The following maps preview some of the affected regions which we will explain and show in detail throughout this post.


#maps #gif #land #Europe


Why (Some) People Don’t Believe in Climate Science

Despite nearly-unanimous agreement from scientists that climate change is real and humans are causing it, 4 in 10 Americans don’t agree. Why?

This week I dig into the psychology and quirks of human evolution that makes climate change such an easy problem for some people to ignore, to disagree with, and put off to the future.

Problem is, we don’t have time to waste. We’re running out of time…

Climate change is almost certainly among the most important problems of our time, and I think everyone needs to see this. If you agree, share it with your friends and family. At the very least, you’ll have something to talk about over the holidays :)

But wait, there’s more:  Have you seen part 1 in the It’s Okay To Be Smart climate science series? Check out last week’s video, Climate Science: What You Need To Know:

so I was reading my sociology textbook and 

"Abortion has not always been so controversial. In colonial times, midwives and other healers performed abortions with little community opposition and with full approval of the law. But controversy arose about 1850, when early medical doctors wanted to eliminate the competition they faced from midwives and other traditional health providers, whose income came largely from ending pregnancies. By 1900, medical doctors had succeeded in getting every state to pass a law banning abortion."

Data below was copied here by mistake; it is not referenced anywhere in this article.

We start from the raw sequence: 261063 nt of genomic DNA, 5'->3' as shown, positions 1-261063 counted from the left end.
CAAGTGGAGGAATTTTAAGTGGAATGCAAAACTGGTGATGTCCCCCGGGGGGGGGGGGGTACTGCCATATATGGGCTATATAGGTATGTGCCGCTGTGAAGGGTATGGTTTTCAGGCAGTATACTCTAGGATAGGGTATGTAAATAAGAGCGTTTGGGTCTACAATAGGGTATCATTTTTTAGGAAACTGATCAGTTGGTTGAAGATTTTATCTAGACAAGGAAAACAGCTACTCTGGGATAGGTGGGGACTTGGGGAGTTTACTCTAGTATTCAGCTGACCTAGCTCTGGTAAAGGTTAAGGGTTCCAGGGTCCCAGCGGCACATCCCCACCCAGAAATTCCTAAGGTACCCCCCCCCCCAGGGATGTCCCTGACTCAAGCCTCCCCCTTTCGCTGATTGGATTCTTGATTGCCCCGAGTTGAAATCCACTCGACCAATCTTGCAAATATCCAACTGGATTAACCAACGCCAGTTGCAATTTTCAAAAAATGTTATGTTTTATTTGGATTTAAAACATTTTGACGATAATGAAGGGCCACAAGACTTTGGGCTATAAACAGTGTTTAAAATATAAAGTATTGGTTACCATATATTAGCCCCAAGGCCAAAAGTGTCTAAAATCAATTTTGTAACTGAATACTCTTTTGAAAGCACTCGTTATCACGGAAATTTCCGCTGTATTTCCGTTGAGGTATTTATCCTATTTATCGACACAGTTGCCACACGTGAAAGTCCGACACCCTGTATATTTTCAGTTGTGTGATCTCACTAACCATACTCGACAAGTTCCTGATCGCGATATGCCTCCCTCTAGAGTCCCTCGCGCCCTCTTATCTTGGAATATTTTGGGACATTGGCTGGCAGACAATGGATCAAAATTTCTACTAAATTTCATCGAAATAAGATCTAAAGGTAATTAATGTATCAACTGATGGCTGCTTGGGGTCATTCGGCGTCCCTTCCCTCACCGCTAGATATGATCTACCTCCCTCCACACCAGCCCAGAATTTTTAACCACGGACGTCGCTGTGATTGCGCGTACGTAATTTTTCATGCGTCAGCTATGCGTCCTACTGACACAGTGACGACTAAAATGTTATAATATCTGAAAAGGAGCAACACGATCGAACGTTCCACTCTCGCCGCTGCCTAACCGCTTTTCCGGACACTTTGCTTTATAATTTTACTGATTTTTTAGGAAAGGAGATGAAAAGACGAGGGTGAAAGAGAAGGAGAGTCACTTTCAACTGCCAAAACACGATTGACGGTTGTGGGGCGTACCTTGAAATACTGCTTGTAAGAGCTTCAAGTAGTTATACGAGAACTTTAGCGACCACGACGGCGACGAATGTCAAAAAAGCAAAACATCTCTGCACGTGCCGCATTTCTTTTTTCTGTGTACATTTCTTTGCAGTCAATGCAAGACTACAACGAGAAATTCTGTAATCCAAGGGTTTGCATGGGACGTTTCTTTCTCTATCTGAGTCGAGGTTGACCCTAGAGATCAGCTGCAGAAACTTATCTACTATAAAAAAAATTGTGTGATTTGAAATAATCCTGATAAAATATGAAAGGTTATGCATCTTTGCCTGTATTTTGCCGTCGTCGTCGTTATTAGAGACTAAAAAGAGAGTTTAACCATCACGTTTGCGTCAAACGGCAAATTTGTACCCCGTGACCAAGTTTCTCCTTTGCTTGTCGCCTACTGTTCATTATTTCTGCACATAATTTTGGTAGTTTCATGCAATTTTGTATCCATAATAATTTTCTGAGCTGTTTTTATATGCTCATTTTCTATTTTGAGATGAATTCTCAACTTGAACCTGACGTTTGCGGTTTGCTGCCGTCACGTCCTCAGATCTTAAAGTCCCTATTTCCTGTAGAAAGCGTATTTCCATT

- pg. 148, Society: The Basics by John J. Macionis 

In lieu of a monthly update post, please consider this collection of SocImages posts related to the relationship between police, black Americans, and this country.  See, also, the Ferguson syllabus put together by Sociologists for Justice and this summary of the facts by Nicki Lisa Cole.

Race and policing:

Perceptions of black men and boys as inherently criminal:

Proof that Americans have less empathy for black people:

Evidence of the consistent maltreatment, misrepresentation, and oppression of black people in every part of American society:

The situation now:

W.E.B. DuBois (1934):

The colored people of America are coming to face the fact quite calmly that most white Americans do not like them, and are planning neither for their survival, nor for their definite future if it involves free, self-assertive modern manhood. This does not mean all Americans. A saving few are worried about the Negro problem; a still larger group are not ill-disposed, but they fear prevailing public opinion. The great mass of Americans are, however, merely representatives of average humanity. They muddle along with their own affairs and scarcely can be expected to take seriously the affairs of strangers or people whom they partly fear and partly despise.